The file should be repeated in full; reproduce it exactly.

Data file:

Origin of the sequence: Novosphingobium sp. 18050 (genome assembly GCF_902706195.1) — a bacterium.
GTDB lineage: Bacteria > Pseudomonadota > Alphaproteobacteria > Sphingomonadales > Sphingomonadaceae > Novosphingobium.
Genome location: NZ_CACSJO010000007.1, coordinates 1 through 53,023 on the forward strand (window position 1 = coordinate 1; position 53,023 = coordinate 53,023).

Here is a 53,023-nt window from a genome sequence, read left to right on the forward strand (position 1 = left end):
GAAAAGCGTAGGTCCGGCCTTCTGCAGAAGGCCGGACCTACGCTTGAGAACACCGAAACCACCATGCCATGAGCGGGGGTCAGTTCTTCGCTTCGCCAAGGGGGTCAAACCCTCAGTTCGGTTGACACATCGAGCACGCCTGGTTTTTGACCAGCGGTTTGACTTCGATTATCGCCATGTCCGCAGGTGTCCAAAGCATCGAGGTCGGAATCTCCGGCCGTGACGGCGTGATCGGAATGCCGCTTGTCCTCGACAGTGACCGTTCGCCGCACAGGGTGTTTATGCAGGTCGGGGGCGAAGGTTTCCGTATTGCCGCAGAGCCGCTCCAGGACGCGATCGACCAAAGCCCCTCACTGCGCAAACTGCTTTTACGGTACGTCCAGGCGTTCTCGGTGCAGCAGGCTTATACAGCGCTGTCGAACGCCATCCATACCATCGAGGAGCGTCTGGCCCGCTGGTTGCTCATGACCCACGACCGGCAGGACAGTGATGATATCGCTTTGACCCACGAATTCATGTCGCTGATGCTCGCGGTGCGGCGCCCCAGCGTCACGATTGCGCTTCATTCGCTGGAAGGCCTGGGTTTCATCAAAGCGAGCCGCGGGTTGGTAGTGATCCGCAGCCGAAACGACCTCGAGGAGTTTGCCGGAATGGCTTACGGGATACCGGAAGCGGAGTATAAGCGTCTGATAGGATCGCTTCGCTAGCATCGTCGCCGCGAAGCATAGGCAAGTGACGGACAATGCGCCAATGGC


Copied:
Origin of the sequence: Novosphingobium sp. 18050 (genome assembly GCF_902706195.1) — a bacterium.
GTDB lineage: Bacteria > Pseudomonadota > Alphaproteobacteria > Sphingomonadales > Sphingomonadaceae > Novosphingobium.
Genome location: NZ_CACSJO010000007.1, coordinates 1 through 53,023 on the forward strand (window position 1 = coordinate 1; position 53,023 = coordinate 53,023).

Here is a 53,023-nt window from a genome sequence, read left to right on the forward strand (position 1 = left end):
GAAAAGCGTAGGTCCGGCCTTCTGCAGAAGGCCGGACCTACGCTTGAGAACACCGAAACCACCATGCCATGAGCGGGGGTCAGTTCTTCGCTTCGCCAAGGGGGTCAAACCCTCAGTTCGGTTGACACATCGAGCACGCCTGGTTTTTGACCAGCGGTTTGACTTCGATTATCGCCATGTCCGCAGGTGTCCAAAGCATCGAGGTCGGAATCTCCGGCCGTGACGGCGTGATCGGAATGCCGCTTGTCCTCGACAGTGACCGTTCGCCGCACAGGGTGTTTATGCAGGTCGGGGGCGAAGGTTTCCGTATTGCCGCAGAGCCGCTCCAGGACGCGATCGACCAAAGCCCCTCACTGCGCAAACTGCTTTTACGGTACGTCCAGGCGTTCTCGGTGCAGCAGGCTTATACAGCGCTGTCGAACGCCATCCATACCATCGAGGAGCGTCTGGCCCGCTGGTTGCTCATGACCCACGACCGGCAGGACAGTGATGATATCGCTTTGACCCACGAATTCATGTCGCTGATGCTCGCGGTGCGGCGCCCCAGCGTCACGATTGCGCTTCATTCGCTGGAAGGCCTGGGTTTCATCAAAGCGAGCCGCGGGTTGGTAGTGATCCGCAGCCGAAACGACCTCGAGGAGTTTGCCGGAATGGCTTACGGGATACCGGAAGCGGAGTATAAGCGTCTGATAGGATCGCTTCGCTAGCATCGTCGCCGCGAAGCATAGGCAAGTGACGGACAATGCGCCAATGGC